Checklist 355: 23andMe and 7 Million Others
Exploit Tricking iPhone Users on Lockdown Mode Raises Security Concerns
In a recent podcast discussion, likened to a horror scenario, the focus was on an alarming exploit related to Lockdown Mode on iPhones. The eerie comparison drew attention to a potential vulnerability where the very act of securing the device could inadvertently allow malicious entities inside, much like barricading oneself with an escaped inmate.
The discussion centered on a revelation by device management firm Jamf, as reported by AppleInsider. According to the report, an attacker could deceive an iPhone user into believing that Lockdown Mode, designed to fortify security against hacking attempts and malware, is active on their device when it’s actually not.
Lockdown Mode serves as a shield for specific targets like activists, journalists, government officials, and dissenters by blocking various potential attack vectors, such as file sharing, unauthorized connections, and geolocation data exposure. However, the exploit demonstrated by Jamf raises concerns about the false sense of security it could instill in users.
The exploit, characterized as a proof-of-concept, tricks users into believing that their device is in Lockdown Mode when malware might already be present. It manipulates visual cues, including simulated restarts and warnings in Safari, creating a misleading perception of safety for the user.
The podcast emphasizes that Lockdown Mode is most effective when activated before an attack, essentially barricading the door before the intrusion occurs. The exploit, though a proof-of-concept and not an imminent threat for the average user, sheds light on the limitations of Lockdown Mode, highlighting that it’s not an anti-malware solution but a preventative measure against attacks.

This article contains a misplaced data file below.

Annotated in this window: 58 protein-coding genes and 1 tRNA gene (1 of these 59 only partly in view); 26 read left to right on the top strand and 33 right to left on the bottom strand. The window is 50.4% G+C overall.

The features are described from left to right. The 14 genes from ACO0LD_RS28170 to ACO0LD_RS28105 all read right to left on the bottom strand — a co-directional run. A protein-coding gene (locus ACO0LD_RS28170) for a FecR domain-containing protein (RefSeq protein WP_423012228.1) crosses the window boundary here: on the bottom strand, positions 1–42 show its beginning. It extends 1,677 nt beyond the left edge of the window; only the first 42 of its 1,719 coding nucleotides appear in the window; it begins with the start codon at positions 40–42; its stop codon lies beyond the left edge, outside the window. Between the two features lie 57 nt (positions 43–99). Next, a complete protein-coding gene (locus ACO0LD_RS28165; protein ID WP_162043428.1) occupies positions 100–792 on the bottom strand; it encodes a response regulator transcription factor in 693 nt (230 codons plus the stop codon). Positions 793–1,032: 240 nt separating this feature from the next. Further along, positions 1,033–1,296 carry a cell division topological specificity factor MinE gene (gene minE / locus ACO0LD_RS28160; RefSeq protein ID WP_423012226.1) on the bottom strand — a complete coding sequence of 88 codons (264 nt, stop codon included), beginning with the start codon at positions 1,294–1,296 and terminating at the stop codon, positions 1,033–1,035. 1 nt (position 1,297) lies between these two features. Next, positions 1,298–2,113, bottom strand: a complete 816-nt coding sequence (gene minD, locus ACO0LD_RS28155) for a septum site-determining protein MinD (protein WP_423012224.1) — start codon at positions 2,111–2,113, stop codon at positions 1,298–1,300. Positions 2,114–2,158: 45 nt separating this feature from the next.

The exploit’s demonstration by Jamf was achieved through manipulating user interfaces and taking advantage of user unfamiliarity with Lockdown Mode’s intricacies. However, it’s crucial to note that Lockdown Mode itself functions as intended – to secure the device from potential threats before infiltration.
The discussion’s core message is directed at individuals relying on Lockdown Mode’s protection, urging awareness about its limitations and emphasizing the need for proactive security measures, especially for those particularly vulnerable to targeted attacks.
23andMe Data Breach Exposes Millions of Users to Extensive Privacy Risks
A recent podcast delved into the alarming 23andMe data breach, unraveling the staggering scope of the compromised information and the company’s questionable handling of the situation.
The 23andMe company, renowned for its direct-to-consumer genetic testing services, faced a major security breach. Miscreants began selling user data on the dark web, hinting at millions affected, yet a recent filing with the Securities and Exchange Commission (SEC) stated that only 14,000 accounts, about 0.1% of users, were accessed.
This stark disparity between reported numbers and the scale of data trading raised eyebrows. Wired speculated that while 14,000 accounts were hacked, millions of others might have had their information “scraped.”
The breach was attributed to “credential stuffing,” a method using leaked usernames and passwords from previous breaches. However, it’s acknowledged that a more extensive number of users had their information accessed. The compromised data included personal details shared through the DNA Relatives feature, affecting approximately 5.5 million users, with sensitive information like birth years, profile pictures, family names, and even links to self-created family trees being exposed.
Furthermore, an additional 1.4 million DNA Relatives users had their display names, relationship labels, birth years, and self-reported location data stolen. This breach raises grave concerns about privacy invasion and potential misuse of personal genetic and familial information.
The situation intensifies considering 23andMe’s offerings of genetic health risk tests and involvement in clinical research programs, prompting questions about data privacy safeguards. Security experts, including US National Security Agency cybersecurity director Rob Joyce, criticized the breach, emphasizing the lack of transparency regarding how accounts were targeted for stuffing.
In an attempt to address the fallout, 23andMe is altering its terms of service, emphasizing dispute resolutions and arbitration. Users are allowed to opt out of these changes within a specific timeframe.
The breach not only raises serious concerns about user privacy but also casts doubts on 23andMe’s ability to safeguard sensitive genetic and personal data. It’s evident that this breach might have far-reaching consequences and may continue to be a topic of concern in the future.